Volume 2015 Supplement 1
Body composition in Indian children and adolescents with type 1 diabetes
© Khadilkar et al; licensee BioMed Central Ltd. 2015
Published: 28 April 2015
Studies suggest that children and adolescents with type 1 diabetes (T1DM) have suboptimal body composition with higher fat mass and lower bone mass. Aim of our study was to compare body composition of Indian children with type 1 diabetes with age gender matched healthy controls.
In a cross-sectional study, body composition parameters were measured by DXA (Lunar DPX PRO, Total Body Densitometer) in 160 (74 boys) children with T1DM (attending type 1 diabetes clinic) and age gender matched healthy controls. Z scores for bone mineral content (TBBMC) for age, bone area for age (TBBA), TBBMC for TBBA, TBBA for height, lean body mass (LBM) for height, TBBMC for LBM and fat and lean mass  were computed using Indian reference data. Anthropometry and tanner staging (TS) was assessed for all children. The height (HAZ), weight (WAZ) and BMI (BAZ) were converted to Z scores using contemporary Indian references .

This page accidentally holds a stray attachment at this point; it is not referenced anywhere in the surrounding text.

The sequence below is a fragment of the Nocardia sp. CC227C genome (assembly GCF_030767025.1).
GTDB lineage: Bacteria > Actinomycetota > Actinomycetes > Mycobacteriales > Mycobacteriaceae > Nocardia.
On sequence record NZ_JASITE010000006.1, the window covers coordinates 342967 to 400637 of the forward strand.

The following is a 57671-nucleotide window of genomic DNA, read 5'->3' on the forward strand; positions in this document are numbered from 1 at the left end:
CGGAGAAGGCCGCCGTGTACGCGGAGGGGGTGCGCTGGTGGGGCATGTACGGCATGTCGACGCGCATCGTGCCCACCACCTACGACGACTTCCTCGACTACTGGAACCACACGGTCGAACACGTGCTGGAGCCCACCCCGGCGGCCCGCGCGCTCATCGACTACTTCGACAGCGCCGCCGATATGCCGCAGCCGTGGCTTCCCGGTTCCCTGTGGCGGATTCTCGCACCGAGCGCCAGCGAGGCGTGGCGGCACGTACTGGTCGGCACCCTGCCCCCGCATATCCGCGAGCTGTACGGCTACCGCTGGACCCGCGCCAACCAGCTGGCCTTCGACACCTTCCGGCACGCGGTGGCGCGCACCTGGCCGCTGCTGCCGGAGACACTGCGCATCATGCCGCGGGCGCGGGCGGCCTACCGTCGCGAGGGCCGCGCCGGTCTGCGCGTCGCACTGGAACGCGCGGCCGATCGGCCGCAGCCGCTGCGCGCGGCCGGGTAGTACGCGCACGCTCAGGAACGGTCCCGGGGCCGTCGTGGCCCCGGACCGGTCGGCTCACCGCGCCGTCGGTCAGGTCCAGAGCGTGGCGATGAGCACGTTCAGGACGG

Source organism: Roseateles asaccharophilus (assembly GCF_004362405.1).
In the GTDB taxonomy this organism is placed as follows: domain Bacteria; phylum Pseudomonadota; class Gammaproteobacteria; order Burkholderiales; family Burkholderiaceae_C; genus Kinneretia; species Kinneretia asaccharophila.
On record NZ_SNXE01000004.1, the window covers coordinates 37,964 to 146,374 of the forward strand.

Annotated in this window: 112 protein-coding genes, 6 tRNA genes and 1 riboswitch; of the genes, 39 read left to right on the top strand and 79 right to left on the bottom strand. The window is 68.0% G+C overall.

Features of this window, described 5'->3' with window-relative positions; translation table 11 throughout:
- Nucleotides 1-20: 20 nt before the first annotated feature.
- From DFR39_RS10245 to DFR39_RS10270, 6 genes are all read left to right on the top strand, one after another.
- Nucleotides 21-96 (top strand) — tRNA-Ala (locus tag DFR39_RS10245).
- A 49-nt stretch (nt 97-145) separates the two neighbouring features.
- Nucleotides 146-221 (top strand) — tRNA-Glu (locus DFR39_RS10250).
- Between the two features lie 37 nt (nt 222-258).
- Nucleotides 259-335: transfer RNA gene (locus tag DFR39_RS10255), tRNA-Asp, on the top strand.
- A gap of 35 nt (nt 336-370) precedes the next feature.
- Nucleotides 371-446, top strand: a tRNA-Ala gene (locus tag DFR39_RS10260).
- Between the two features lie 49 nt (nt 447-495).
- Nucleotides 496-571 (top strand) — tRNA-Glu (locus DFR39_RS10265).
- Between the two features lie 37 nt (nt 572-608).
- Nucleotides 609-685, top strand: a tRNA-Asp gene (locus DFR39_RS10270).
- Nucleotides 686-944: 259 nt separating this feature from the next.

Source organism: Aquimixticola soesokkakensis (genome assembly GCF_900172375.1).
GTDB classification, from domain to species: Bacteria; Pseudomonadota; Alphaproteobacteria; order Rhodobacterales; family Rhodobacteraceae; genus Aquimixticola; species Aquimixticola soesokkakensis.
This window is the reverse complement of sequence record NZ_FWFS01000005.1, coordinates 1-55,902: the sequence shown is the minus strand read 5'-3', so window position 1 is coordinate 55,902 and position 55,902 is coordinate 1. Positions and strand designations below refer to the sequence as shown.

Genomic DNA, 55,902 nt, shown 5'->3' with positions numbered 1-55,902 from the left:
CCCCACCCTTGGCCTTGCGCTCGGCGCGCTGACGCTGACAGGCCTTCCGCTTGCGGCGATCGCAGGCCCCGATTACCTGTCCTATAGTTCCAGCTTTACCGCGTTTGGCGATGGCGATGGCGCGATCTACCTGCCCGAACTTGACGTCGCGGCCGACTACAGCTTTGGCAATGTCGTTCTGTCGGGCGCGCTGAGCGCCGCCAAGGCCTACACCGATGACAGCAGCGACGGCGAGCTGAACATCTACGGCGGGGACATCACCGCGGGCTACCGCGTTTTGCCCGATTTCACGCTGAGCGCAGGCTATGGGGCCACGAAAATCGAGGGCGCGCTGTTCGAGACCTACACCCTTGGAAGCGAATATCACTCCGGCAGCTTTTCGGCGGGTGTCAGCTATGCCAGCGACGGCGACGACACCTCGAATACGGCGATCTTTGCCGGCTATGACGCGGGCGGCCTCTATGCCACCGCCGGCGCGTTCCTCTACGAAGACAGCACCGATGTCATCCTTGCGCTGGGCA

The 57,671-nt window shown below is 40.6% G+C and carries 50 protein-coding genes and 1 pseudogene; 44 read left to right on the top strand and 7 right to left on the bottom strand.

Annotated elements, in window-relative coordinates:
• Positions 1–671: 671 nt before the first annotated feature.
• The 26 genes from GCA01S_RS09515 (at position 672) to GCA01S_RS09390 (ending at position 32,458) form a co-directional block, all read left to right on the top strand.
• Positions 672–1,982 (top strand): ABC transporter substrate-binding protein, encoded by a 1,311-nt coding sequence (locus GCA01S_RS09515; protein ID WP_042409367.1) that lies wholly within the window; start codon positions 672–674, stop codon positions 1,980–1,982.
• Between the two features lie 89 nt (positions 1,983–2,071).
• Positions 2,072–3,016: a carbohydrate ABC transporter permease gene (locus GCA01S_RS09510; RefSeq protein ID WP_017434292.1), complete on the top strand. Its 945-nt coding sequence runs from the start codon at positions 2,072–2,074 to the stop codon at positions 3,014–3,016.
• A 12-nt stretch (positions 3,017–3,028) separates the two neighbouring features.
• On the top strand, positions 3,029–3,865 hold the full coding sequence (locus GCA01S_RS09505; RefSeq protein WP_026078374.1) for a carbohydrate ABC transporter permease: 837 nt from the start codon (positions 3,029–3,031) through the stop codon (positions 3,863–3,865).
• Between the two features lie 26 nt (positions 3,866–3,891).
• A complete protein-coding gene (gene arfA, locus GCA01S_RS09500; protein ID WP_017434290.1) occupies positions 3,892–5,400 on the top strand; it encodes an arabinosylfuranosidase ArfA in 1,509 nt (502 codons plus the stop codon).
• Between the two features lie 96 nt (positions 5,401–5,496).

Mean ages of boys and girls were 11.4±3.3y and 10.9±3.4y respectively. For both genders HAZ (boys -0.5 vs 0.3, girls -0.5 vs 0.1) and WAZ (boys -0.6 vs 0.0 and girls -0.5 vs -0.1) were significantly lower in diabetics, though BAZ scores were comparable. Similarly, mean Z scores were significantly lower for fat mass (boys -0.1 vs 0.2, girls -0.1 vs 0.1) and higher for lean mass (boys -0.4 vs -1.1, girls -0.3 vs -0.6) in diabetics for both genders. Diabetic boys and girls had lower android fat percent (boys 20 vs 25, girls 28 vs 32, P<0.05) when compared with controls. Mean Z scores for bone parameters showed TBBA for age (boys -0.1 vs 0.5, girls -0.1 vs 0.3), TBBMC for age (boys -0.1 vs 0.6, girls -0.1 vs 0.3) and TBBMC for LBM (boys -0.4 vs 0.0, girls -0.5 vs -0.2) were significantly lower in diabetics while all other bone parameters were comparable.
Indian children with type 1 diabetes had lower fat mass (including android fat) and higher muscle mass than controls; however, diabetics need special attention to optimize their bone health.
This article is published under license to BioMed Central Ltd. This is an Open Access article distributed under the terms of the Creative Commons Attribution License (http://creativecommons.org/licenses/by/4.0), which permits unrestricted use, distribution, and reproduction in any medium, provided the original work is properly cited. The Creative Commons Public Domain Dedication waiver (http://creativecommons.org/publicdomain/zero/1.0/) applies to the data made available in this article, unless otherwise stated.